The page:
On Tuesday, Tavis Ormandy of Google’s Project Zero released an exploit kit called
ctftool which uses and abuses Microsoft’s Text Services Framework in ways that can effectively get anyone
system that is—on any unpatched Windows 10 system they’re able to log into. The patches for this vulnerability—along with several other serious issues—went out in this week’s Patch Tuesday update.
We independently verified Ormandy’s proof-of-concept, and it’s precisely what it says on the tin: follow the directions and you get an
nt authority\system privileged command prompt a few seconds later. We also independently verified that applying KB4512508 closed the vulnerability. After applying the August security updates, the exploit no longer works.
The full writeup of Ormandy’s findings is fascinating and incredibly technically detailed. The TL;DR version is that Microsoft’s Text Services Framework, which is used to provide multilingual support and has been in place since Windows XP, includes a library called
MSCTF.DLL. (There’s no clear documentation demonstrating what Microsoft intended CTF to stand for, but with the release of this tool, it might as well stand for Capture The Flag.)
The Text Services Framework needs to monitor—and alter—user input to application windows in order to provide language services such as Simplified Chinese (Pinyin). If you install language support for Pinyin, you can see this in action. With language set to Pinyin, you can type in any window and suggestions for Chinese characters that can match either your phonetic typing (or entire words you’ve typed in English) will appear in a sub-menu.
The characters in this sub-menu can be rapidly selected with keyboard shortcuts, which will then replace what you typed with the Chinese characters you selected.
Ormandy didn’t start out looking for problems in the Text Services Framework—all he was really looking for was confirmation that he couldn’t send inter-process messages from an unprivileged process to a privileged process. But when he wrote a test case to send all possible messages to a Notepad.exe instance running as Administrator, he discovered that wasn’t the case: some of his inter-process messages unexpectedly went through.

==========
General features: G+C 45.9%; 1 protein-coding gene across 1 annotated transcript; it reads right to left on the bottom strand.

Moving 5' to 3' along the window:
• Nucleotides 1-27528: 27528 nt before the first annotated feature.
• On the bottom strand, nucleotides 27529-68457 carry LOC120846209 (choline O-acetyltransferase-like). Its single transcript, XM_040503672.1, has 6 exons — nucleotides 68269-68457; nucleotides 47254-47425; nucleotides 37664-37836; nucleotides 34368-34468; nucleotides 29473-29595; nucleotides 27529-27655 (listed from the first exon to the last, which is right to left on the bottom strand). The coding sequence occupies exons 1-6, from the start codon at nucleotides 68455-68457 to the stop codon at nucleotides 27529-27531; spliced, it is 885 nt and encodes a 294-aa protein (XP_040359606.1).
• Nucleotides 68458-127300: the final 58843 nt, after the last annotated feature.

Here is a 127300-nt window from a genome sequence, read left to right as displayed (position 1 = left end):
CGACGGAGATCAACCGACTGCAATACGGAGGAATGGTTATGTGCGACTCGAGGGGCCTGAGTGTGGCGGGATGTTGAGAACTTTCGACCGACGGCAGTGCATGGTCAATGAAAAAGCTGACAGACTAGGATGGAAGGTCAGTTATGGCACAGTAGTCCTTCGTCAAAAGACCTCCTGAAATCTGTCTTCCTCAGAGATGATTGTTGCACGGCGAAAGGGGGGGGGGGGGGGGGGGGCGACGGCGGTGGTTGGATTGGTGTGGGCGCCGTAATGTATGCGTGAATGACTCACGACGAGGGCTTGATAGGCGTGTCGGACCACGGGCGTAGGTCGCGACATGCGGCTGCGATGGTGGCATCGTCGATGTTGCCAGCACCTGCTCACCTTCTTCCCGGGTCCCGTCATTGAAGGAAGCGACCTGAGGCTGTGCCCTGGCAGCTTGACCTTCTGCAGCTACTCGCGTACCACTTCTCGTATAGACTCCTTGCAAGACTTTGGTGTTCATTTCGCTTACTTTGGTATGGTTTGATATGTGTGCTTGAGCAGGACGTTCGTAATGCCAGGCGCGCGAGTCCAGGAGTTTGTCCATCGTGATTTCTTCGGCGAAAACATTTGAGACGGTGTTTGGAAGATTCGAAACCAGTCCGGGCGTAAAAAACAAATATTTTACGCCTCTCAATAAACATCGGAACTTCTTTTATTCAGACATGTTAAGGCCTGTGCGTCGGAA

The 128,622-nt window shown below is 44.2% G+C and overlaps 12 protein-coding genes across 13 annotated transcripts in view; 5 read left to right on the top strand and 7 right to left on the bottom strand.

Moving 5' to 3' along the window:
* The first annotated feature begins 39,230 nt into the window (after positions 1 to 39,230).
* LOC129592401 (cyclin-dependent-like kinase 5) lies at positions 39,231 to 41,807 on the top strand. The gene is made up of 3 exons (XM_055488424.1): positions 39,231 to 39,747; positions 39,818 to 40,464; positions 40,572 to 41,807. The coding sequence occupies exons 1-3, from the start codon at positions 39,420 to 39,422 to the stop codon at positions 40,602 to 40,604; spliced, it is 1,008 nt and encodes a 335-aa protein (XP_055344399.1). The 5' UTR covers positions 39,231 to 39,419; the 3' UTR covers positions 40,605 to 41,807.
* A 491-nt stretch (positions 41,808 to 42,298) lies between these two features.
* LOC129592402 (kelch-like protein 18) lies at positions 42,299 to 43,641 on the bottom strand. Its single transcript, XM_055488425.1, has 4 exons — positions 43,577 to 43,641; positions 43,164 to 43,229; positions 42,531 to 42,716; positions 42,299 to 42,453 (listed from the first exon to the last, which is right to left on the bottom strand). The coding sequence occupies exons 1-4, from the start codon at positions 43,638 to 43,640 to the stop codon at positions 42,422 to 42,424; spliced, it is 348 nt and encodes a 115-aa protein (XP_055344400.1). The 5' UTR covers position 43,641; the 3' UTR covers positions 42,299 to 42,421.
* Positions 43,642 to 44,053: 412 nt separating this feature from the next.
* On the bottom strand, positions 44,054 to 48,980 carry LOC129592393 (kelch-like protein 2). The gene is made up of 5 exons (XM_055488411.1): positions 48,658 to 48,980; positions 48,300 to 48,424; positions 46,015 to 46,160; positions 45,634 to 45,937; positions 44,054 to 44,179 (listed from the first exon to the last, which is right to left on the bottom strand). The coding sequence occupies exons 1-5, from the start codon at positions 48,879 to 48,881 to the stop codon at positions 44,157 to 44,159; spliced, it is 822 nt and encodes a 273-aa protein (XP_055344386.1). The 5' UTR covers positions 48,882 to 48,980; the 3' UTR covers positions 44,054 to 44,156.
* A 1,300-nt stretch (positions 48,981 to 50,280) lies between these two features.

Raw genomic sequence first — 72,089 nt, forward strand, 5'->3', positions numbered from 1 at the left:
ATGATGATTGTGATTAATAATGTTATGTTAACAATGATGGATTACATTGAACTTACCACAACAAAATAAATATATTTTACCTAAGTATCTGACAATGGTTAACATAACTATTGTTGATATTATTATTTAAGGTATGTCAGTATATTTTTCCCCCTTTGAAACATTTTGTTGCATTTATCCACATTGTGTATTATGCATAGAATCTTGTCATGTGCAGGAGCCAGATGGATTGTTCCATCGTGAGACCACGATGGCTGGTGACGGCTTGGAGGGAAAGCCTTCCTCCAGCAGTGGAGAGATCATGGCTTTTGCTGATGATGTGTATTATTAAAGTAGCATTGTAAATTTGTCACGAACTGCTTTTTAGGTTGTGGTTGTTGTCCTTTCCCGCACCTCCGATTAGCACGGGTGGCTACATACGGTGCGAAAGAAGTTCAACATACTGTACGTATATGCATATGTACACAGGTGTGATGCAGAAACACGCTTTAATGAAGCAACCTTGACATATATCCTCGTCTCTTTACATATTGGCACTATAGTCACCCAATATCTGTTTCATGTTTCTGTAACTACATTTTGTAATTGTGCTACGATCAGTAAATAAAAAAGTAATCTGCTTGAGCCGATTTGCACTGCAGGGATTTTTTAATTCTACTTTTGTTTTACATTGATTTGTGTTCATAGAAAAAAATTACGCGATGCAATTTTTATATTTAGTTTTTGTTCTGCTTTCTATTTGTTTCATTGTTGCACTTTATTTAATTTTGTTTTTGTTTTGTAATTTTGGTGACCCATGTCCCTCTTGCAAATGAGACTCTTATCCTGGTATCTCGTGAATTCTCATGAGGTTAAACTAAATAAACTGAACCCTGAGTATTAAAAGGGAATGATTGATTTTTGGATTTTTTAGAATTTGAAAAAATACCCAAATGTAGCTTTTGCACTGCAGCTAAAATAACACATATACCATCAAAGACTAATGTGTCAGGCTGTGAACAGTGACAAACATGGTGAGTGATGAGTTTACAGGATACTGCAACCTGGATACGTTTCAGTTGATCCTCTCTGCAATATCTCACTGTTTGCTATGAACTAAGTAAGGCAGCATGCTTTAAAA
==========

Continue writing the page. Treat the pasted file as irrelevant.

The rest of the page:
If I send every possible message to a privileged window from an unprivileged process, the list should match the whitelist in win32k!IsMessageAlwaysAllowedAcrossIL and I can move onto something else.
Ah, I was so naive.Tavis Ormandy, Google Project Zero
Once Ormandy identified the culprit as
MSCTF.DLL, the next step was figuring out what could be done with it. As he discovered, the answer was “pretty much anything you’d like.” The CTF protocol is a legacy system dating back to 2001’s Office XP, which even included support for Windows 98; it was available with the base system beginning with Windows XP itself. There was no access control at all implemented in the protocol—even sandboxed processes could connect to a CTF session outside their sandbox. Clients report their thread ID, process ID, and window handle—but there was no verification and nothing stopping such a client from lying through its teeth to get what it wants.
Making things worse, the CTF protocol allowed a client to call any function pointer in the program it’s referencing… and the CTF protocol . So a client could effectively just keep attacking a target it didn’t know much about without causing it to crash. You might think that Address Space Layout Randomization—a modern security technique which makes predicting where vulnerable parts of an application reside in memory more challenging—would make things more difficult. Unfortunately, you’d be wrong, because as it turns out the CTF marshaling protocol informed you where the monitor’s stack is located.
This would get you into the monitor but wouldn’t yet get you into the client app you actually wanted to own. That process does require repeated trial and error, but that trial and error can be automated in a script. This is exactly what Ormandy’s proof-of-concept script did. When you run
ctf-consent-system.ctf in the tool, it spawns a UAC dialog by using the
runAs verb with a
ShellExecute() command. Once the UAC dialog is present,
ctftool uses the CTF framework to connect to it, probe it, and map its stack, which takes a few seconds. Once that’s done, it calls the internal function in
consent.exe. This indicates that a local user has successfully entered the requested credentials—and Bob’s your uncle; you’ve got an instance of
cmd.exe running as
This vulnerability lurked unacknowledged in the Windows stack for 20 years, and the consequences were even farther reaching than the proof-of-concept exploit—CTF can even be used on unpatched systems to bypass AppContainer Isolation used in the newest and supposedly most-securely-designed applications, such as Microsoft Edge.